Crown Fracture with Pulp Exposure
1 Recognize tissue changes resulting from pulp exposure and concomitant luxation injuries.
2 Determine treatment options.
3 Provide emergency and definitive care.
DESCRIPTION AND CLINICAL APPEARANCE
A fracture involving enamel and dentin with loss of tooth structure and exposure of the pulp (complicated crown fracture). Depending on the absence or presence of a concomitant luxation injury, the pulp will present with a bright red, cyanotic or ischemic appearance, respectively. There may be spontaneous bleeding from the pulp.
Lost tooth substance is apparent, as well as periodontal changes in the case of concomitant luxation.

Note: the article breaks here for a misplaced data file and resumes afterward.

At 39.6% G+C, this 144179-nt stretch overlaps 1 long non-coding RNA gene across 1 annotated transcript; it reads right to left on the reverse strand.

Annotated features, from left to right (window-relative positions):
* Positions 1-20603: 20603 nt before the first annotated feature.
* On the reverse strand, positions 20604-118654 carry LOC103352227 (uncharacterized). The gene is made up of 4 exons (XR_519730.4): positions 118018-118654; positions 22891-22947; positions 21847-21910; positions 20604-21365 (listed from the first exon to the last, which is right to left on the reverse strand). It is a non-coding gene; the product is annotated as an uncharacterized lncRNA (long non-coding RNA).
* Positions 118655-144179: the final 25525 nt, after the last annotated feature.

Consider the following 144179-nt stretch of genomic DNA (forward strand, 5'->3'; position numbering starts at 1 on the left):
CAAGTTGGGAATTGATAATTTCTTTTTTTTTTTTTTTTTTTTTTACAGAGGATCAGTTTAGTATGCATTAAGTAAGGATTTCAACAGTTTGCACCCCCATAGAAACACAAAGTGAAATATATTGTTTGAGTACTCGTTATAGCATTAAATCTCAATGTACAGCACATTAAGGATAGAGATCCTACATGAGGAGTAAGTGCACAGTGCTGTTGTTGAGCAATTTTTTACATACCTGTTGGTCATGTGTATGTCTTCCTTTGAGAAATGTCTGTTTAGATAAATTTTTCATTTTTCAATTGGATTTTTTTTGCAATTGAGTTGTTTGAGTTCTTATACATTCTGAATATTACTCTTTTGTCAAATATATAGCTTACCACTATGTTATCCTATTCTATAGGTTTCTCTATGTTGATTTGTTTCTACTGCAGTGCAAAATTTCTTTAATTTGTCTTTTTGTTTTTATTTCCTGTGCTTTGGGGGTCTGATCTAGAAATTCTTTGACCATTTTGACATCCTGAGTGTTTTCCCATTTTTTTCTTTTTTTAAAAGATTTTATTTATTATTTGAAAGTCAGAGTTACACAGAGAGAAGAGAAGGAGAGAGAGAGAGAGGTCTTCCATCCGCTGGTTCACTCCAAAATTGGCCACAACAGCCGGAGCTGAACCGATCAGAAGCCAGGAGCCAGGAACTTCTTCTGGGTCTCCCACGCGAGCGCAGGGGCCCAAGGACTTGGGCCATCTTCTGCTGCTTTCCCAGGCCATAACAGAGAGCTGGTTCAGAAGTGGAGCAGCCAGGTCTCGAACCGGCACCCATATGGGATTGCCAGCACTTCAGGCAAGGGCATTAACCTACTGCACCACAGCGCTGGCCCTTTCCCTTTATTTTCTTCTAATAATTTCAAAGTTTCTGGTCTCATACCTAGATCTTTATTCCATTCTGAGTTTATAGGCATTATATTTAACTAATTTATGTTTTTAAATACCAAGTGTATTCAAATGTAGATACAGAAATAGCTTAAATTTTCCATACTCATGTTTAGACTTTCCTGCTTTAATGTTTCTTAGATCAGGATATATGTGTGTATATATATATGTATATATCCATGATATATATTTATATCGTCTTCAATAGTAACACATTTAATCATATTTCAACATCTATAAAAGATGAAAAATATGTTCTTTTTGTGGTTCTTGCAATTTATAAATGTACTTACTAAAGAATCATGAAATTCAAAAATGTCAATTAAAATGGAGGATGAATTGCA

Exposed pulp tissue has a very good healing capacity in that it can normally close the perforation by forming a dentin barrier if a proper capping material is used.39,44–48 Clinical studies have shown that the length of exposure (days or weeks) does not reduce the chance of hard tissue healing. 47,48 Immediate or delayed treatment in the form of pulp capping or partial pulpotomy is the best solution when possible. This implies that the pulp can be left in the interim period before definitive treatment without a temporary coverage. Temporary coverage very often shows microleakage with penetration of anerobic bacteria into the exposed pulp, which represent a very harmful condition which may lead to an infected partial or total pulp necrosis. Proper capping or amputation m/>